When we hear of Tenerife in the Canary Islands, we think of the pro team training camps that often head there for early season group hugs and warm weather mountain rides.
Now, we’ll also think of Jerónimo Cycles, a small titanium-only frame builder located there. Founder and Designer Pedro Jerómino has a mechanical engineering degree, and we’d say he’s put it to good use. The model above is the Slütter Ti and was originally designed as a road bike only, but a recent build mixed it up into an extremely hot looking cross between a cyclocross and mountain bike. More after the break…
Dubbed the Slütter Cross Ti X, this one’s a blend of cyclocross wheels and tires with a mountain bike flat bar and shifters/brake levers. Both use the Gates Carbon Belt Drive system with a Shimano Alfine 8-speed hub and Avid mechanical disc brakes. Frame weight is approximately 1450g for the medium, and each frame is custom built for the rider…no two are ever the same.
Because of the rather unique kit, these are the only bikes sold complete. His other models are frame only. Some of the highlights are a Token carbon disc fork, Versa 8-speed brake/shift levers (on the road bike version), GYES leather saddle, DT Swiss 240s front hub and spokes, carbon tubular rims and 6/4 Ti dropouts.
Pricing, per Pedro:
“Our frames start in 1.430,00€ (Rasputín model) to 2.730,00€ without shox (Chabardo full suspension model). This prices changes work by work, because we have many extras and special designs. We only sell to final customers and we ship worldwide.”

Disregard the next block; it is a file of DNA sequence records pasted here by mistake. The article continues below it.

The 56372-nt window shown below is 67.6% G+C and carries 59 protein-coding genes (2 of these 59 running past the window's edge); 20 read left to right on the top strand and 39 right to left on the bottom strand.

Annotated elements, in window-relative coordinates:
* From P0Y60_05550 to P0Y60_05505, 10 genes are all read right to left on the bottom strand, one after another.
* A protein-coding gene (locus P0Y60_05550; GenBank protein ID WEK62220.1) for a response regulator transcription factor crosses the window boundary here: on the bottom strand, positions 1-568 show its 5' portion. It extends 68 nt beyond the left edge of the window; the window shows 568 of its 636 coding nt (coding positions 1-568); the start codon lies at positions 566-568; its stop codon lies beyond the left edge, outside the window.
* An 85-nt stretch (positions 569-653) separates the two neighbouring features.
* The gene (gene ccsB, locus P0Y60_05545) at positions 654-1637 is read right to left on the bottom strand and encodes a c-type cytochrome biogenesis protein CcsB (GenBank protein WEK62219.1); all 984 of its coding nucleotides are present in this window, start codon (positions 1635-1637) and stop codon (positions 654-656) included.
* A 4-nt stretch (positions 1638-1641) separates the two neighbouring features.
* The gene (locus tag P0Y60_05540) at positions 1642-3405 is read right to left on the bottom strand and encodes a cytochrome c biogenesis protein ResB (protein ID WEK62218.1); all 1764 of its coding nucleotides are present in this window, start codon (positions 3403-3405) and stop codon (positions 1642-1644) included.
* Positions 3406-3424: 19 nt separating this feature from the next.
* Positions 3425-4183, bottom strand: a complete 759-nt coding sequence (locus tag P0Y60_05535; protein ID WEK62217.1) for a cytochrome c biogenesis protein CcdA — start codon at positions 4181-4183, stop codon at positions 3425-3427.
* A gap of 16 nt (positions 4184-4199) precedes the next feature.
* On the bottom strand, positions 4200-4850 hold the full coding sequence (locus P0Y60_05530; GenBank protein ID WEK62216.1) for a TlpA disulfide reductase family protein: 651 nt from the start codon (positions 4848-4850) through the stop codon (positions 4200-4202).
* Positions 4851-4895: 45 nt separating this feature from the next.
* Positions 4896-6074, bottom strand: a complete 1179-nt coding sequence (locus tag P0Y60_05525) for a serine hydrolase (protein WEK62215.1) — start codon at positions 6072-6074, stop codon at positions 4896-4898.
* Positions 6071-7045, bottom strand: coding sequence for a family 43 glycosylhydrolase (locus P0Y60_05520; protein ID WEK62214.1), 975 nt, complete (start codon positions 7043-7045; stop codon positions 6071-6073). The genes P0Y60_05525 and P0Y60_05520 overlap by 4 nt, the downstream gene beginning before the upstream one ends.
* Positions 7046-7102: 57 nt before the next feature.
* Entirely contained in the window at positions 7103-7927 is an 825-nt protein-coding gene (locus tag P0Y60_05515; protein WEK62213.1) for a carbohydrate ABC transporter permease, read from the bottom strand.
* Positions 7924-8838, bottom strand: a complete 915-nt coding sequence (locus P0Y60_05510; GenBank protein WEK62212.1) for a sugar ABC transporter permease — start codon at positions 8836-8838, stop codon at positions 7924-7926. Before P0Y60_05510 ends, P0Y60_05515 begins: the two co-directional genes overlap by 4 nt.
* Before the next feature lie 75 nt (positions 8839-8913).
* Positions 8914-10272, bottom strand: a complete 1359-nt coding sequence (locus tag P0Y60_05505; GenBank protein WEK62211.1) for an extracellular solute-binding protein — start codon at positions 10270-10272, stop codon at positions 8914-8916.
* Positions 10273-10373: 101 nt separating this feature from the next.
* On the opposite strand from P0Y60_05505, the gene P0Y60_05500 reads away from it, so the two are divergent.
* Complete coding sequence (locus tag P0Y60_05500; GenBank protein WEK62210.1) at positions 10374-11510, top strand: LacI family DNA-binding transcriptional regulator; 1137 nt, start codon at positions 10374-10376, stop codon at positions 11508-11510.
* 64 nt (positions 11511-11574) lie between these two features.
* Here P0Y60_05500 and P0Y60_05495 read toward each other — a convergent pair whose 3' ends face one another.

For an 18-month old company, Jeronimo’s variety within each frame offering is impressive. If you can draw it, it looks like he can build it based on your weight and (physical) measurements. Above and below are all versions of his Rasputin hardtail.
Their full suspension bike, the Chabardo, uses a design by Antonio Osuno that is very similar to Santa Cruz’s VPP. It can be built with 100mm to 180mm of travel. All bikes have a range of options, from post mount brakes to 12mm axles to BB30 and more, letting you get exactly what you want.
Their website is JeronimoCycles.com, but as of this posting they’ve got a bit of an issue with pop-up ads everytime you click a link. Pedro says he’s working on fixing it ASAP. Oh, and it’s in Spanish, so you can hit it up in Google Translate if tu no hablo.